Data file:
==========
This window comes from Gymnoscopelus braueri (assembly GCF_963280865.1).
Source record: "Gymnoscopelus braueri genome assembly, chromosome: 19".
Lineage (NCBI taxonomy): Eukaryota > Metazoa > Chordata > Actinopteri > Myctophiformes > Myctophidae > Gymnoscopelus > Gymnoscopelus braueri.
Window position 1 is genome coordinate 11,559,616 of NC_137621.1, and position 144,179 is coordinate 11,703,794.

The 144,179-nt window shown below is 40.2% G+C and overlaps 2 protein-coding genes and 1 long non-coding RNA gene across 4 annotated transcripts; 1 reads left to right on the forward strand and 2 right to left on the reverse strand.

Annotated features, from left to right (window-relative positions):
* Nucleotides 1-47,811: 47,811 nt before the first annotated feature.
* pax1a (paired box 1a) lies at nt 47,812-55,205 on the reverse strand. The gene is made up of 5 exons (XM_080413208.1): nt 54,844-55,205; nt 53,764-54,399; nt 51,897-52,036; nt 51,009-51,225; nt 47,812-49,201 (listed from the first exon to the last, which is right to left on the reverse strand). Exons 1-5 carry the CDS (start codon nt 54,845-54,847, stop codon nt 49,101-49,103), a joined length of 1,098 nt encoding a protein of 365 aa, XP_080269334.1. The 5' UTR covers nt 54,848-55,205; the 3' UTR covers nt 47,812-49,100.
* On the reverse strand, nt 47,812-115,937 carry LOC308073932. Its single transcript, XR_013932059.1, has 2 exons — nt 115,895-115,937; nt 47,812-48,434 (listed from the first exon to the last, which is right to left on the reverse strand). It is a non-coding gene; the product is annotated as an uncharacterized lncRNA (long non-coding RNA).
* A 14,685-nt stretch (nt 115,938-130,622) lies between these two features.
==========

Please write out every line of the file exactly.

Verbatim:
This window comes from Gymnoscopelus braueri (assembly GCF_963280865.1).
Source record: "Gymnoscopelus braueri genome assembly, chromosome: 19".
Lineage (NCBI taxonomy): Eukaryota > Metazoa > Chordata > Actinopteri > Myctophiformes > Myctophidae > Gymnoscopelus > Gymnoscopelus braueri.
Window position 1 is genome coordinate 11,559,616 of NC_137621.1, and position 144,179 is coordinate 11,703,794.

The 144,179-nt window shown below is 40.2% G+C and overlaps 2 protein-coding genes and 1 long non-coding RNA gene across 4 annotated transcripts; 1 reads left to right on the forward strand and 2 right to left on the reverse strand.

Annotated features, from left to right (window-relative positions):
* Nucleotides 1-47,811: 47,811 nt before the first annotated feature.
* pax1a (paired box 1a) lies at nt 47,812-55,205 on the reverse strand. The gene is made up of 5 exons (XM_080413208.1): nt 54,844-55,205; nt 53,764-54,399; nt 51,897-52,036; nt 51,009-51,225; nt 47,812-49,201 (listed from the first exon to the last, which is right to left on the reverse strand). Exons 1-5 carry the CDS (start codon nt 54,845-54,847, stop codon nt 49,101-49,103), a joined length of 1,098 nt encoding a protein of 365 aa, XP_080269334.1. The 5' UTR covers nt 54,848-55,205; the 3' UTR covers nt 47,812-49,100.
* On the reverse strand, nt 47,812-115,937 carry LOC308073932. Its single transcript, XR_013932059.1, has 2 exons — nt 115,895-115,937; nt 47,812-48,434 (listed from the first exon to the last, which is right to left on the reverse strand). It is a non-coding gene; the product is annotated as an uncharacterized lncRNA (long non-coding RNA).
* A 14,685-nt stretch (nt 115,938-130,622) lies between these two features.